« Political Questions require Political Answers | Main | Ed Pastor in the Washington Post »


Feed You can follow this conversation by subscribing to the comment feed for this post.

LOL. Fitting since reporters are such welfare advocates!

I could never understand why government offices, especially welfare agencies that detail with retail-level customers, occupy office space in such high-rent districts. You don't see MVD in these places.

As we know from the impact of light rail, poor people now live nowhere near public transit, so they need to drive or get someone to drive them. So the market smacks them with a $20 fee to park for a few hours waiting in line...

Will you ever explain the johnson you have for the newspaper industry?

You're a few weeks behind:


Liver Worst,
Have you read any other posts by EP? I recommend you start reading at the beginning (or anywhere really).
Happy Trails,
Thane Eichenauer

Liver Worst,
Greg obviously feels he was mistreated when he was in the legislature, and holds a grudge for a long, long time. Hell, he still attacks Keven Willey and she hasn't worked in Arizona for more than 10 years.

Very good question, Liver Worst. The basis for Greg's distaste for the MSM is pretty hard to figure out.

Though perhaps looking at the list of recent postings in the left column could help you. The one titled "Who Checks the Fact Checkers?" might contain a clue. Or maybe "Textbook Case of Bias".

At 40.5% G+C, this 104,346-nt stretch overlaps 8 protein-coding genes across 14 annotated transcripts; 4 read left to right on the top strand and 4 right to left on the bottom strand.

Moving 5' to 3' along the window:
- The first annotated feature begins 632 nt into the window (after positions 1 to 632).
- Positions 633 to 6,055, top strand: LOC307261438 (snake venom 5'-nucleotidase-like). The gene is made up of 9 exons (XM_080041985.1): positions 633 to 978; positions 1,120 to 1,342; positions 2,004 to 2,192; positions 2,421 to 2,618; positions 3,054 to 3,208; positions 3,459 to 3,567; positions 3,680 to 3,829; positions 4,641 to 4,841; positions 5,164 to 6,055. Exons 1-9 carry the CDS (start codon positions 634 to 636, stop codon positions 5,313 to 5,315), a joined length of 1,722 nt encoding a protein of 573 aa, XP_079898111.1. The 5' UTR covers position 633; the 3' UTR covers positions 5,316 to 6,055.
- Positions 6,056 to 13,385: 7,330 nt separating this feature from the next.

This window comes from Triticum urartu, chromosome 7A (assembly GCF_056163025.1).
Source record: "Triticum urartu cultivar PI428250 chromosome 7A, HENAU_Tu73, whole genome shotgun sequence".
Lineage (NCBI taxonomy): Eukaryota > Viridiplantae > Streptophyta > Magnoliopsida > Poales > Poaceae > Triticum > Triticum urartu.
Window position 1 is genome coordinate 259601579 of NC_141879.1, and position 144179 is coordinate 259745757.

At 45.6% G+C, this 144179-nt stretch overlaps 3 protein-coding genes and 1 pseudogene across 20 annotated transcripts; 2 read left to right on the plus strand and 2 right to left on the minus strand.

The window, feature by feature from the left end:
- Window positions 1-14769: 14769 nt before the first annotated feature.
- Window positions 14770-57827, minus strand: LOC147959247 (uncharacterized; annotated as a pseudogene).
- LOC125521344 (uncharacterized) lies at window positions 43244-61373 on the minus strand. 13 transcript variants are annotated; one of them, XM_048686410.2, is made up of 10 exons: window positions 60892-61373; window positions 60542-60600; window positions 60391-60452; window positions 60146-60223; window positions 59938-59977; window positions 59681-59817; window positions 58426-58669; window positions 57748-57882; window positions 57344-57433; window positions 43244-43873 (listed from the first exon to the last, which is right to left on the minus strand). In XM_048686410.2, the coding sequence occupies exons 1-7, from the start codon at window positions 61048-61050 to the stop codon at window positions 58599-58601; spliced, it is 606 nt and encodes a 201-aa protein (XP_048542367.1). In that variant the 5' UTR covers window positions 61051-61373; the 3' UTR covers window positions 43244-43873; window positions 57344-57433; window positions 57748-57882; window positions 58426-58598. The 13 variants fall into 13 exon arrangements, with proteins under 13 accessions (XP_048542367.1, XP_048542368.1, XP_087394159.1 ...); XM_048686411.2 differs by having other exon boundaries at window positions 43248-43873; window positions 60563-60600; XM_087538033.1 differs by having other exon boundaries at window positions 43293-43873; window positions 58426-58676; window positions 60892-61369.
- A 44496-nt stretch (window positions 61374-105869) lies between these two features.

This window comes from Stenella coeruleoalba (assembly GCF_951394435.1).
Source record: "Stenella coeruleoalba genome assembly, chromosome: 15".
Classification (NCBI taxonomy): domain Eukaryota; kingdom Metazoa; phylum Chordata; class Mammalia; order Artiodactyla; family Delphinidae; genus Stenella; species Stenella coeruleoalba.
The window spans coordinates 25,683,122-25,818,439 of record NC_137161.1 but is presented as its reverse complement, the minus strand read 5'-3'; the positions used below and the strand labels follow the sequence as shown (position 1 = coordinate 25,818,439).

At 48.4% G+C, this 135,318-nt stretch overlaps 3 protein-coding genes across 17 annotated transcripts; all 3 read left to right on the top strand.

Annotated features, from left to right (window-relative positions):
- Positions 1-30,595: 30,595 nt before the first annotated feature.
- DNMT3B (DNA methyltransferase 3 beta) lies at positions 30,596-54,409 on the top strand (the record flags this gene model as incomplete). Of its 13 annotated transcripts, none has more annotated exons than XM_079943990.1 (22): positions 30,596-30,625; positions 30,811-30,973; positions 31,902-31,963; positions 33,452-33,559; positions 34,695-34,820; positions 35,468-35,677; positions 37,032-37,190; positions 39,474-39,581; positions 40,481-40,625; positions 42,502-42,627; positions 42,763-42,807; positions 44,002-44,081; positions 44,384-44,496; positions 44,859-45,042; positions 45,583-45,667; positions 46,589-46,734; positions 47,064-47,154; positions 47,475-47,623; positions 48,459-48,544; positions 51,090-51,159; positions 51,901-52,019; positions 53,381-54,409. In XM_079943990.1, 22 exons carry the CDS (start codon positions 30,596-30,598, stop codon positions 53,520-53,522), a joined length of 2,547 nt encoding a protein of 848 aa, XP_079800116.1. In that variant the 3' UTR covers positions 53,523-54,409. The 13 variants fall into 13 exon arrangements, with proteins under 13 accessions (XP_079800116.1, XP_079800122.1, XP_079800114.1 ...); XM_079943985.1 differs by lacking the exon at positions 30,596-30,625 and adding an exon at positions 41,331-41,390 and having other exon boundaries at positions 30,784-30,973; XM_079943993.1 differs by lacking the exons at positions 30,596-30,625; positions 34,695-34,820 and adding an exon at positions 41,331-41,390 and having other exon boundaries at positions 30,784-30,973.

Give those a try and see if they answer your question.

Can't figure it out other than a bad newspaper man touched him when he was drunk or something

Yup, the Internet is where you will find this kind of reporting:


I have read papers from San Diego to Fairbanks and nominate the Arizona Rag as the paper with the greatest liberal bias!

The rag was bad for my liver so I fled from my subscription.

More reason to read the internet:

In the 2010 election cycle, 26,783 individuals (or slightly less than one in ten thousand Americans) each contributed more than $10,000 to federal political campaigns. Combined, these donors spent $774 million. That's 24.3% of the total from individuals to politicians, parties, PACs, and independent expenditure groups. Together, they would fill only two-thirds of the 41,222 seats at Nationals Park the baseball field two miles from the U.S. Capitol. When it comes to politics, they are The One Percent of the One Percent.


The comments to this entry are closed.